"95. Overall, given the evidence, I am not satisfied that the [respondent] would face a real risk of suffering serious harm in the terms envisaged by Article 15(c). However, on the basis of the evidence I have reviewed above, I do find that the [respondent] cannot reasonably be expected to stay in the parts of the country specified by the [claimant] as, in effect, safe - Baghdad or IKR. In both cases, conditions would plainly be highly adverse to him for different reasons, even whilst not reaching the threshold of serious harm. All the hardships, difficulties and obstacles which are enumerated by Dr Fatah in both destinations do amount, in my view, to an unreasonable level of adversity. The [respondent] cannot reasonably be expected to stay in either area. The effect of that is that the [claimant] is not relieved of her duty to grant humanitarian protection on the basis of her paragraph 339O(i)(b) reasoning. Put another way, the grant of humanitarian protection under paragraph 339C is appropriate, and my decision is to that effect. It means that the deportation order is to be revoked."

13. Counsel accepted that there were difficulties with paragraphs 94 and 95 of the determination and he told me that he had no objection to the matter being remitted to the First-tier Tribunal in the event that I were to set aside the determination.

14. For the claimant, Mr Kotas pointed out that the judge had failed to properly engage with the decision of the Tribunal in AA (Article 15(c)) Iraq CG [2015] UKUT 00544 (IAC). He submitted that the judge's reasoning and consideration was wholly inadequate.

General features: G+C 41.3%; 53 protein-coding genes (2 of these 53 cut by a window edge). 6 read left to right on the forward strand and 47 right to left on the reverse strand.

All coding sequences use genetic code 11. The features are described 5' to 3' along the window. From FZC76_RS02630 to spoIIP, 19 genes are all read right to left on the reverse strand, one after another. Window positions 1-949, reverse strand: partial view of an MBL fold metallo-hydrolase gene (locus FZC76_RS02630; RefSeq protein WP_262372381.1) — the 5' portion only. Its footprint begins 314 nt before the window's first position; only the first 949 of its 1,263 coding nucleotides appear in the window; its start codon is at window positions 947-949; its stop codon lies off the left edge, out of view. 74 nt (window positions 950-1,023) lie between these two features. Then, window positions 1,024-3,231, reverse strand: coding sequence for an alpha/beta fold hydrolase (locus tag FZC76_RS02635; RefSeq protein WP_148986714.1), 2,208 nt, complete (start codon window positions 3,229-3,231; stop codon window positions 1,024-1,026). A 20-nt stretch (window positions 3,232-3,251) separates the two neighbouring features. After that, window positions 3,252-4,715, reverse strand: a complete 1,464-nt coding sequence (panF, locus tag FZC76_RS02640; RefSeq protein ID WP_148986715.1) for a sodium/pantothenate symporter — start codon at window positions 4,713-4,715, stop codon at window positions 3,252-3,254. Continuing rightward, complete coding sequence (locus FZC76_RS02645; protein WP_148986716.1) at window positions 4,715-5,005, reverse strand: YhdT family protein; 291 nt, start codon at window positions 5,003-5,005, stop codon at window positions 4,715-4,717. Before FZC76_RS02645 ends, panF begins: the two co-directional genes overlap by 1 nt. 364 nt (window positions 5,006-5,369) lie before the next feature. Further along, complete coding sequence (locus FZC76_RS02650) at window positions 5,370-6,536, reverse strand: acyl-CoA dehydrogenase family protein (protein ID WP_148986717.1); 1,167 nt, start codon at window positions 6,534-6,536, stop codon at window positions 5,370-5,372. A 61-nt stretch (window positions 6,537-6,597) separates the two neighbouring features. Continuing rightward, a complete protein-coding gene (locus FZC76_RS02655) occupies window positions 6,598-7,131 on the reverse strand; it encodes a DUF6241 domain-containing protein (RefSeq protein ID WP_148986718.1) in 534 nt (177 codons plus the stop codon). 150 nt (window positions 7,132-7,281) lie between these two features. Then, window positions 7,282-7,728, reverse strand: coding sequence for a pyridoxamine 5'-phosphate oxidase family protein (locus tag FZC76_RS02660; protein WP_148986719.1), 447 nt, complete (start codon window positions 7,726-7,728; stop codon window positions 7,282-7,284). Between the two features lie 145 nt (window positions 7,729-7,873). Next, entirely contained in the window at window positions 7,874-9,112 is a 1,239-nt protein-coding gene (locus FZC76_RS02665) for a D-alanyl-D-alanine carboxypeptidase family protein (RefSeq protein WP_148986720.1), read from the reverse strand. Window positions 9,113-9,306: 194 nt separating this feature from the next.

15. I reserved my decision.

16. I have concluded that having stated that there was no risk of harm in either Baghdad or IKR, the judge erred and contradicted himself by suggesting that the respondent could not be expected to stay in either area as he did in Paragraph 95. The judge gave reasons why relocation to IKR may cause difficulties for the respondent, but no such explanation was given in respect of Baghdad.

17. I have concluded that the determination cannot stand. I am grateful to both representatives for agreeing that in the event that I find an error of law the matter needs to be remitted to the First-tier Tribunal for a hearing afresh.

18. I set aside the decision of Judge Eames. Given the delays and difficulties that are likely to ensue in the event that I were to retain this file for hearing before me in the Upper Tribunal, I remit the appeal to be heard afresh by the First-tier Tribunal by a judge other than First-tier Tribunal Judge Eames. Two and a half hours should be allowed for the hearing of the appeal and a Kurdish (Sorani) interpreter be made available at the hearing.

Direction Regarding Anonymity - Rule 14 of the Tribunal Procedure (Upper Tribunal) Rules 2008

Unless and until a Tribunal or court directs otherwise, the appellant is granted anonymity. No report of these proceedings shall directly or indirectly identify him or any member of his family. This direction applies both to the appellant and to the respondent. Failure to comply with this direction could lead to contempt of court proceedings.

Richard Chalkley
Upper Tribunal Judge Chalkley Date 04/08/2017